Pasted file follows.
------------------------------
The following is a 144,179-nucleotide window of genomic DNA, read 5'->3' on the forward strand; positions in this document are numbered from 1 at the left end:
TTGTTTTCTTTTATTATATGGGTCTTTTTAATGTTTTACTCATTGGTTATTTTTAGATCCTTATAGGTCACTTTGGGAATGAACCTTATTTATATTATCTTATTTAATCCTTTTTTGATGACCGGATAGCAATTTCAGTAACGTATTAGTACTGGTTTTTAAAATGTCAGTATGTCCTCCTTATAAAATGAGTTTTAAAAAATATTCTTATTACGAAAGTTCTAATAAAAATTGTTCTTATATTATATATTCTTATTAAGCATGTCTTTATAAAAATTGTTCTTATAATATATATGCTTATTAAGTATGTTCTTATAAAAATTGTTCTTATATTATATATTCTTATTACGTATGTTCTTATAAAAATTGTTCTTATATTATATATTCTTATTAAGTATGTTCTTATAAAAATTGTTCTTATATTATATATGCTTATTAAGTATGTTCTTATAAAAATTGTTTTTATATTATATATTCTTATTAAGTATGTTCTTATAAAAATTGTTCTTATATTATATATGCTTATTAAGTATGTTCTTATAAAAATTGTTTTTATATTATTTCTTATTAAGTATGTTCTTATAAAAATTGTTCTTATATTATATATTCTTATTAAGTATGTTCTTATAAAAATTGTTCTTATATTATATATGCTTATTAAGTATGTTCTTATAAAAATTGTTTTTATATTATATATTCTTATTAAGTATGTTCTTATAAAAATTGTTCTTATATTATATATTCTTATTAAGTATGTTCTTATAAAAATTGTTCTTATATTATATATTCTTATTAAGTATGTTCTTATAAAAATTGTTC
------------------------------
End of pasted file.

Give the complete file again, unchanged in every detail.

The following is a 144,179-nucleotide window of genomic DNA, read 5'->3' on the forward strand; positions in this document are numbered from 1 at the left end:
TTGTTTTCTTTTATTATATGGGTCTTTTTAATGTTTTACTCATTGGTTATTTTTAGATCCTTATAGGTCACTTTGGGAATGAACCTTATTTATATTATCTTATTTAATCCTTTTTTGATGACCGGATAGCAATTTCAGTAACGTATTAGTACTGGTTTTTAAAATGTCAGTATGTCCTCCTTATAAAATGAGTTTTAAAAAATATTCTTATTACGAAAGTTCTAATAAAAATTGTTCTTATATTATATATTCTTATTAAGCATGTCTTTATAAAAATTGTTCTTATAATATATATGCTTATTAAGTATGTTCTTATAAAAATTGTTCTTATATTATATATTCTTATTACGTATGTTCTTATAAAAATTGTTCTTATATTATATATTCTTATTAAGTATGTTCTTATAAAAATTGTTCTTATATTATATATGCTTATTAAGTATGTTCTTATAAAAATTGTTTTTATATTATATATTCTTATTAAGTATGTTCTTATAAAAATTGTTCTTATATTATATATGCTTATTAAGTATGTTCTTATAAAAATTGTTTTTATATTATTTCTTATTAAGTATGTTCTTATAAAAATTGTTCTTATATTATATATTCTTATTAAGTATGTTCTTATAAAAATTGTTCTTATATTATATATGCTTATTAAGTATGTTCTTATAAAAATTGTTTTTATATTATATATTCTTATTAAGTATGTTCTTATAAAAATTGTTCTTATATTATATATTCTTATTAAGTATGTTCTTATAAAAATTGTTCTTATATTATATATTCTTATTAAGTATGTTCTTATAAAAATTGTTC